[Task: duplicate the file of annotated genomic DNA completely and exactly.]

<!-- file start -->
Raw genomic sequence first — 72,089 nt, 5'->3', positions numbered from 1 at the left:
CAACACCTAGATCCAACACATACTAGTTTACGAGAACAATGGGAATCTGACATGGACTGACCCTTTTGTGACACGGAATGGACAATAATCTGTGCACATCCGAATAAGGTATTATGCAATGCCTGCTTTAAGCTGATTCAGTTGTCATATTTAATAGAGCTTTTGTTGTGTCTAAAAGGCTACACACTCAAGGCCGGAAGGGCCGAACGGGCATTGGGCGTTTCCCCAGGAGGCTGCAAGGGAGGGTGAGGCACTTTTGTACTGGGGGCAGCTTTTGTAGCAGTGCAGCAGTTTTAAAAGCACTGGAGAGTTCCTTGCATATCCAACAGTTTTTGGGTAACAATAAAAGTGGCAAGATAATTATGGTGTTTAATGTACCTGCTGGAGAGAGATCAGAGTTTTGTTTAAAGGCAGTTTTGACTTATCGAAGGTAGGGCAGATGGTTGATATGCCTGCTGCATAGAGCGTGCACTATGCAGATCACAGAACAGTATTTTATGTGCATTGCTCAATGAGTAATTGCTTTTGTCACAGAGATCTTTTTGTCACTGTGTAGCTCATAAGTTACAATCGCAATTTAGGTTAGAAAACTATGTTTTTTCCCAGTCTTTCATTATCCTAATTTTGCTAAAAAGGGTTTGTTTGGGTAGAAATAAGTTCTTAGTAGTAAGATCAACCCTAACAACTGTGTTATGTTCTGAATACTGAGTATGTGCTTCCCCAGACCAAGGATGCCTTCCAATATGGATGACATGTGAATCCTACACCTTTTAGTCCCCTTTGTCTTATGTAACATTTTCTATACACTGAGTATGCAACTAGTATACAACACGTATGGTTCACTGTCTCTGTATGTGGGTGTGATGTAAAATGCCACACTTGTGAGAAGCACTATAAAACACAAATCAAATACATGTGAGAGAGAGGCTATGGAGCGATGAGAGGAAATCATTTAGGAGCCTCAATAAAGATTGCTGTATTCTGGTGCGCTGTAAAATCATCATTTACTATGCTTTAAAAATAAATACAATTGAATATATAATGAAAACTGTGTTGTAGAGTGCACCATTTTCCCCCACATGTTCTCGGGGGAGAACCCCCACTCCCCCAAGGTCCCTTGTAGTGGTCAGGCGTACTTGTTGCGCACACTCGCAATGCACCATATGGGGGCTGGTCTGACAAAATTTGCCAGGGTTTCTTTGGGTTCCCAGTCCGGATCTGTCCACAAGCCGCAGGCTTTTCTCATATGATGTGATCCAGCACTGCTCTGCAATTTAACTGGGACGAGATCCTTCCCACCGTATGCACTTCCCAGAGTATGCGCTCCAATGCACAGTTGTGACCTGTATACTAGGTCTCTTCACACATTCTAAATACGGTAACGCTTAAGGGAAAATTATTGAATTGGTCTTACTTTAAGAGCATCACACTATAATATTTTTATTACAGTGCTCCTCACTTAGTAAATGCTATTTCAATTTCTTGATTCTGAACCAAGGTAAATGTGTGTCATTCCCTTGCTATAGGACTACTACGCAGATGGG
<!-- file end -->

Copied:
Raw genomic sequence first — 72,089 nt, 5'->3', positions numbered from 1 at the left:
CAACACCTAGATCCAACACATACTAGTTTACGAGAACAATGGGAATCTGACATGGACTGACCCTTTTGTGACACGGAATGGACAATAATCTGTGCACATCCGAATAAGGTATTATGCAATGCCTGCTTTAAGCTGATTCAGTTGTCATATTTAATAGAGCTTTTGTTGTGTCTAAAAGGCTACACACTCAAGGCCGGAAGGGCCGAACGGGCATTGGGCGTTTCCCCAGGAGGCTGCAAGGGAGGGTGAGGCACTTTTGTACTGGGGGCAGCTTTTGTAGCAGTGCAGCAGTTTTAAAAGCACTGGAGAGTTCCTTGCATATCCAACAGTTTTTGGGTAACAATAAAAGTGGCAAGATAATTATGGTGTTTAATGTACCTGCTGGAGAGAGATCAGAGTTTTGTTTAAAGGCAGTTTTGACTTATCGAAGGTAGGGCAGATGGTTGATATGCCTGCTGCATAGAGCGTGCACTATGCAGATCACAGAACAGTATTTTATGTGCATTGCTCAATGAGTAATTGCTTTTGTCACAGAGATCTTTTTGTCACTGTGTAGCTCATAAGTTACAATCGCAATTTAGGTTAGAAAACTATGTTTTTTCCCAGTCTTTCATTATCCTAATTTTGCTAAAAAGGGTTTGTTTGGGTAGAAATAAGTTCTTAGTAGTAAGATCAACCCTAACAACTGTGTTATGTTCTGAATACTGAGTATGTGCTTCCCCAGACCAAGGATGCCTTCCAATATGGATGACATGTGAATCCTACACCTTTTAGTCCCCTTTGTCTTATGTAACATTTTCTATACACTGAGTATGCAACTAGTATACAACACGTATGGTTCACTGTCTCTGTATGTGGGTGTGATGTAAAATGCCACACTTGTGAGAAGCACTATAAAACACAAATCAAATACATGTGAGAGAGAGGCTATGGAGCGATGAGAGGAAATCATTTAGGAGCCTCAATAAAGATTGCTGTATTCTGGTGCGCTGTAAAATCATCATTTACTATGCTTTAAAAATAAATACAATTGAATATATAATGAAAACTGTGTTGTAGAGTGCACCATTTTCCCCCACATGTTCTCGGGGGAGAACCCCCACTCCCCCAAGGTCCCTTGTAGTGGTCAGGCGTACTTGTTGCGCACACTCGCAATGCACCATATGGGGGCTGGTCTGACAAAATTTGCCAGGGTTTCTTTGGGTTCCCAGTCCGGATCTGTCCACAAGCCGCAGGCTTTTCTCATATGATGTGATCCAGCACTGCTCTGCAATTTAACTGGGACGAGATCCTTCCCACCGTATGCACTTCCCAGAGTATGCGCTCCAATGCACAGTTGTGACCTGTATACTAGGTCTCTTCACACATTCTAAATACGGTAACGCTTAAGGGAAAATTATTGAATTGGTCTTACTTTAAGAGCATCACACTATAATATTTTTATTACAGTGCTCCTCACTTAGTAAATGCTATTTCAATTTCTTGATTCTGAACCAAGGTAAATGTGTGTCATTCCCTTGCTATAGGACTACTACGCAGATGGG